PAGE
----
Dallas has few diversions other than eating, drinking and shopping.....and shopping does not interest us.
So we spend our time hopping from restaurant to restaurant and to every pub that we can find in search of the perfect meal and the perfect beer.

We randomly review restaurants and bars, dishes and beers at whim and give our brutally honest opinions of our findings. And while we concentrate on Dallas, we travel far and wide to sample cuisine from all regions of the country and beyond.

Monday, October 18, 2010

Beer Review - Octoberfest Beers

Octoberfest Beers - Texas vs. Germany

Octoberfest beers also known in Germany as Marzen are brewed in Bavaria during the Winter months from September to March (Marzen...get it?).  They are typically characterized by being malty, full bodied with an amber to dark brown color and a bit dry.  With Texas' affection to their distant German non-heritage, we thought it would be fun to compare the best Octoberfest brews being produced by theTexas breweries to the German counterparts along with Sam Adams Octoberfest, the best selling American produced Octoberfest beer.

With no basis other than  my personal taste these are ranked from least to most favorite.

6.  Sam Adams Octoberfest.  The largest American owned brewery left in the U.S., I cannot fathom why their beers are so popular.  I try them ever so often to see if it is me, perhaps I am missing something....nope, not me.  Marketed as a microbrew, their flavors make them slightly better than the mass produced swill that your father grew up drinking.  Their Octobefest is muted in color and flavor much like the rest of their specialty lines.  Let's call it the Stella Artois of the Octoberfest beers.

5.  Live Oak Oaktoberfest.  Richly malted and a bit hoppier than a typical Octoberfest beer, the dark color and flavor make it more like a brown ale than a typical Octoberfest.  Good though.

4. Warsteiner Oktoberfest.   Suprisingly fail for a German brewery.  With a very light color..almost orange, light nose, lightly carbonated and boring.  This is a very forgettable version of the marzen style.

3.  St. Arnold Oktoberfest.  Much like the Live Oak, the St. Arnold Octoberfest is also a tiny bit hoppier than the typical marzen.  The color is that of an Octoberfest beer, but the flavor is not so much like an Octoberfest beer.  They could also rename this as a brown ale and it would sell fine.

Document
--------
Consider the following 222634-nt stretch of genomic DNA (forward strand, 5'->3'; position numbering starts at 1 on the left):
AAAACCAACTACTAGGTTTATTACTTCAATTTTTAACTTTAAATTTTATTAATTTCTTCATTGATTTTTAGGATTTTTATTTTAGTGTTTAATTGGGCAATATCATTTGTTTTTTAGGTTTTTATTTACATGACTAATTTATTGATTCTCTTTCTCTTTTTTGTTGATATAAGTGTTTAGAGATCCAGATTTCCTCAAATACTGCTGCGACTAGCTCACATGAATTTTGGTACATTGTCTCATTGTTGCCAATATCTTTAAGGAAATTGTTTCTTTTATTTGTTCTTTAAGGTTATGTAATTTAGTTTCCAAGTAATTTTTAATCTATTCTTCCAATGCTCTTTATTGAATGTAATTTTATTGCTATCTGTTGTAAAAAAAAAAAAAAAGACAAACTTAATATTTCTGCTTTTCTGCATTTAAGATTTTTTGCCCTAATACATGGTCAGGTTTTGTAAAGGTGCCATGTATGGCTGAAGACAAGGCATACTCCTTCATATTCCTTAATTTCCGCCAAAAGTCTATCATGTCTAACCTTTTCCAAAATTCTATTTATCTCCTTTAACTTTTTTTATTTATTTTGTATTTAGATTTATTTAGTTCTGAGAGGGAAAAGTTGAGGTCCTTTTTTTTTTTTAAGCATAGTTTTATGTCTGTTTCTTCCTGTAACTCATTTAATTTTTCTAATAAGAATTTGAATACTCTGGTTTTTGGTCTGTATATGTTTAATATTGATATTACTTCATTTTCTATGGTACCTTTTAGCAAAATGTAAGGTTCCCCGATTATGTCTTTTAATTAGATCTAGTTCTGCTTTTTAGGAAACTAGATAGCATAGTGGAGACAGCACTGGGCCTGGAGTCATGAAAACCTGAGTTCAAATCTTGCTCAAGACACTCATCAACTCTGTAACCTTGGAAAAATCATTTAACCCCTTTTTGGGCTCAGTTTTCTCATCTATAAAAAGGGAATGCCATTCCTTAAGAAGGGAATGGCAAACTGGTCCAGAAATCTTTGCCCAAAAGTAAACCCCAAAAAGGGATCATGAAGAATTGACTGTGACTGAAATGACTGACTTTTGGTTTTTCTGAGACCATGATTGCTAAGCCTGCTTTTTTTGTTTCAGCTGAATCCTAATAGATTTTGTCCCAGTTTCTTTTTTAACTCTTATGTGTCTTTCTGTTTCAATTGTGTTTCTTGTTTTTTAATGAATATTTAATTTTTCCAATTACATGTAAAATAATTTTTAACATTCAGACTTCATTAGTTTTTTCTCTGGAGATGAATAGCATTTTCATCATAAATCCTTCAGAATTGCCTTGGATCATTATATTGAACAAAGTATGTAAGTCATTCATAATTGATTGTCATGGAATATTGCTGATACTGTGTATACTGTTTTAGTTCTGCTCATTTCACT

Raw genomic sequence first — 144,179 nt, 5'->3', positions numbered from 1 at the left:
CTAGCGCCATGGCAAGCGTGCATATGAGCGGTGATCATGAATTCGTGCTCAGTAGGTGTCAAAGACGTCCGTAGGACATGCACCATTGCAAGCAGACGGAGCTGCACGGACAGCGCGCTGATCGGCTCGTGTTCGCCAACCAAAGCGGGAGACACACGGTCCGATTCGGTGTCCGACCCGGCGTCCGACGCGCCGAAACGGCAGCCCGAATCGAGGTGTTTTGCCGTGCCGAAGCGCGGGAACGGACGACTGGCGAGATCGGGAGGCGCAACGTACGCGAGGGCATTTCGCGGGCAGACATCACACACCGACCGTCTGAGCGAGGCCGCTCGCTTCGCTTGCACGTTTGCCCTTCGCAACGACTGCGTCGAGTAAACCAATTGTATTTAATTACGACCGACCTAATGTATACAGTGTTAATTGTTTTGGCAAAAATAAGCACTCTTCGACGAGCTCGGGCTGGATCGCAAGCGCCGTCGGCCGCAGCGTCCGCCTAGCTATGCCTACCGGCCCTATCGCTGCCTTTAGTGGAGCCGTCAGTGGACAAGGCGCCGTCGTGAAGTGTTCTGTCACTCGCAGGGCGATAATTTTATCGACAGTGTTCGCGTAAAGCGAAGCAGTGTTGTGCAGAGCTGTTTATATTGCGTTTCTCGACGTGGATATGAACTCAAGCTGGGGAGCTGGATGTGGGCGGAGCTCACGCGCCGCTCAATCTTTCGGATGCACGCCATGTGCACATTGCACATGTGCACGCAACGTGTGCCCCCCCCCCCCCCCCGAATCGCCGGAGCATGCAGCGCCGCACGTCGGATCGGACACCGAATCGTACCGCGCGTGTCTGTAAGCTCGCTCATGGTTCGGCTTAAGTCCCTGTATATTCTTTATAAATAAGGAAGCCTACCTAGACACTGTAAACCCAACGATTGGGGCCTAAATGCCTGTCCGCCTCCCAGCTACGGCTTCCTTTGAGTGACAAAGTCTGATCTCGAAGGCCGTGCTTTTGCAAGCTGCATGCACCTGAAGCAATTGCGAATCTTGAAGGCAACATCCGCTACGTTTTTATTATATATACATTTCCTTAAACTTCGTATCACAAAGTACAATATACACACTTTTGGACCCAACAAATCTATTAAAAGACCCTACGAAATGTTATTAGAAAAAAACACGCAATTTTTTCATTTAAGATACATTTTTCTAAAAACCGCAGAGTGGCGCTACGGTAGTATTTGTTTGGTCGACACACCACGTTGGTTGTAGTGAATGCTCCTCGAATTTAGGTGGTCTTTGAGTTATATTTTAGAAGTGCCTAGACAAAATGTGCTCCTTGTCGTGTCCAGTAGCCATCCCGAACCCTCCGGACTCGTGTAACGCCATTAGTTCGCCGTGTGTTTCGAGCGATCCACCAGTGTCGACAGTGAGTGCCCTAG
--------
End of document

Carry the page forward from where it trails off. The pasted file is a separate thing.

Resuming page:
2. Franconia Oktoberfest. Wonderful ruby/amber color and great nose and great flavor, the darkest of the bunch. Fraconia beers tend to be a bit sweeter than I prefer, added to a beer that is slightly sweet by nature it was just too candy for me. Tone down the sugar a bit and this would be magnificent.

1. Paulaner Oktoberfest.  Nutty, malty, slightly sweet, balanced...ahhh, this is what an Octoberfest beer should be.  The rich flavors and light carbonnation makes this the perfect beer to sit on a patio, eating sausages and potatoes and drinking until you fall off of your chair.  Sounds good, off to Stan's to make that happen.

Synopsis - The Texas versions of the Octoberfest beers are worthy of a second glance, but they really need to do a bit of research about what a marzen beer is.  An Octoberfest beer should say 'autumn'...clear fall color, rich balanced flavor, lightly carbonnated, malty beer that would make you want to sit and drink all evening if you wished.    All in all the Texas versions that I tried are pretty good and to be fair to Germany, I did not include the best of the German brews, Ayinger, Spaten and Hoffbrau which are really fantastic Octoberfest beers and are not to be missed.  But they are still better than Sam Adams and with a bit more practice they could even match up with their German counterparts, but then again, this here ain't Germany, is it?

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